Tax & Trade Blog
Carousel Schemes: Don't Let CRA Take You for a Ride!
It seems that the only thing hotter than inflation these days is CRA’s auditing and assessments in missing traders, carousel schemes and shams. Affected industries so far include telecom, gold and precious metals, diamonds and precious gems – and even include mom-and-pop start-ups in the home-made muffins industry. Left unchallenged, these assessments can invariably lead to corporate bankruptcy and insolvency and, more problematically, can involve personal assessments of directors, spouses and children!
Typical Alleged Scheme
CRA has been auditing in this area for a number of years now, first focussing on so-called GST-carousel schemes started in the UK. The core of the CRA’s concern is catching “fake supply chains”, but its approach often snags innocent parties.
In a typical example, a business (the “Dupe”) buys and sells goods or services from a seemingly reliable registered supplier, first checking and ensuring that the reliable registered supplier has a GST/HST registration number assigned by CRA, using the CRA’s own automated GST Registry System. The Dupe then pays that reliable registered supplier GST/HST, taking a GST/HST input tax credit (ITC) for the amount of taxes paid. The up-to-now reliable registered supplier suddenly goes “missing” (hence, “Missing Trader”) without remitting tax, leaving the CRA out-of-pocket for ITCs provided to the Dupe.
Invariably, the CRA comes back to the Dupe, assesses and denies the ITCs, and puts them in a very, very difficult position – all the while letting the Missing Trader (which the CRA itself registered as a statutory collections agent under s 221 of the Excise Tax Act (“ETA”)) off scot-free. The CRA will actually even allow the Missing Trader to sue the Dupe (under s 224 of the ETA) if the amounts charged to the Dupe are not paid as and when charged!
Why is it called a Carousel?
Given that the transactions often repeat themselves, with the Missing Trader making multiple sales to the Dupe (in CRA’s view, with the intent of repeatedly generating ITCs for the Dupe), CRA characterizes these transactions as “carousel schemes” – or a “sham” for GST purposes (i.e., transactions purposely set up with an intent to deceive the CRA as to what has been going on).
The reality of these situations is often unclear. Certainly, there are likely cases where the Missing Trader is real, and a bad actor. But in other circumstances, the truth of the matter is less obvious (e.g., why would the CRA allow Missing Traders to be registered to collect GST/HST well after assessing the Dupe to deny their ITCs?) We have seen innocent clients in these situations, faced with multi-million dollar liabilities.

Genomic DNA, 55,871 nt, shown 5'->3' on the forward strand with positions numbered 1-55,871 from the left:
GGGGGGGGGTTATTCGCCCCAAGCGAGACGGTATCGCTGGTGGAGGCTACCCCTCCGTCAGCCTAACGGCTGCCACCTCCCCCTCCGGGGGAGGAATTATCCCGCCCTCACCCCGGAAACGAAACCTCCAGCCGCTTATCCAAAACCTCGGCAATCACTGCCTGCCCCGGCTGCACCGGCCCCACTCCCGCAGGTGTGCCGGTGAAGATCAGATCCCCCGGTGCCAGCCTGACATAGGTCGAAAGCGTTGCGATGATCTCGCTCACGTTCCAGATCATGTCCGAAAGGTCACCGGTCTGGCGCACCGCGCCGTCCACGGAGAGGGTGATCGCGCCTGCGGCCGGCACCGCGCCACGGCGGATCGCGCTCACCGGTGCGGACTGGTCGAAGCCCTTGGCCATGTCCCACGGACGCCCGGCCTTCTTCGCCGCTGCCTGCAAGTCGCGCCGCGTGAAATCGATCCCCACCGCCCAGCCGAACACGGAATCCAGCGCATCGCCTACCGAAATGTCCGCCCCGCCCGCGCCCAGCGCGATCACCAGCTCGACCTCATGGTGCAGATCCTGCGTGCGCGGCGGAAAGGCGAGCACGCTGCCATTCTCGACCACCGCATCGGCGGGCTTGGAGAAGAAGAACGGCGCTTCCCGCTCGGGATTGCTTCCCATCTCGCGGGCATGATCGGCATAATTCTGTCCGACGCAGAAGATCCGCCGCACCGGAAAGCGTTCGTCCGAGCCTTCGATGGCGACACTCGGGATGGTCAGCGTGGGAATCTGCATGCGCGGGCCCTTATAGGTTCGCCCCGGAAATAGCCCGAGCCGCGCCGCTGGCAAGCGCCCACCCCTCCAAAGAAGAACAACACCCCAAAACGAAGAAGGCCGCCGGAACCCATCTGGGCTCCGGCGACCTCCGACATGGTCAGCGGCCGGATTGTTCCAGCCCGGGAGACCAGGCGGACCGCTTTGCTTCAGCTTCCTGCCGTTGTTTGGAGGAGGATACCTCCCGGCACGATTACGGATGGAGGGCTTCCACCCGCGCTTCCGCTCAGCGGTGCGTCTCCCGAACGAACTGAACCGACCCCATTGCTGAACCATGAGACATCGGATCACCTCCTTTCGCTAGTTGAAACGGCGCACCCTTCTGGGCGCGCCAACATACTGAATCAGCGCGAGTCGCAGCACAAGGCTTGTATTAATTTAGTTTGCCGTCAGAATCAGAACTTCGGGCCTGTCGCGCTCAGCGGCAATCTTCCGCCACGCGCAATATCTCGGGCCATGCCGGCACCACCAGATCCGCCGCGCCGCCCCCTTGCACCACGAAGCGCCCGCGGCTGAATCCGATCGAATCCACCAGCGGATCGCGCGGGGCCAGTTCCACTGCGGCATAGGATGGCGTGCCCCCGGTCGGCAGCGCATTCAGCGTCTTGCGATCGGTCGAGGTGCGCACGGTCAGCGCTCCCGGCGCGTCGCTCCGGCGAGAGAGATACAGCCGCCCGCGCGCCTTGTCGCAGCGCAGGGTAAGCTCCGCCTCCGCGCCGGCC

Indeed, many of these situations involve GST registrants being assessed by CRA with no knowledge, information or belief that anything has been amiss, and the CRA using its power to make assumptions to conclude that the registrant has been either directly involved with the situation or “wilfully blind” to the situation.
Personal & Third-Party Liability
Often, the situation is NOT one where a corporate bankruptcy will help matters. This is because of the CRA’s power to assess directors for personal liability, and to assess third-parties (like spouses, children, and others) receiving payments from the corporation, or the director personally, during a period of time when the CRA believes taxes are/were due. Things like payments for mortgages, corporate dividends, and transfers of hard assets like cars, houses and cottages become targets in so-called derivative assessments by the long-arm of the CRA.
What if CRA’s Gun Sights Find Me?
GST/HST registrants contacted by CRA for audits in this area need to treat such inquiries with the utmost importance. Legal assistance is absolutely required, as that single phone call or email often becomes the first communication in what ends up being a long litigation process, where the very economic livelihood of business owner (and his or her family) is put at serious risk.
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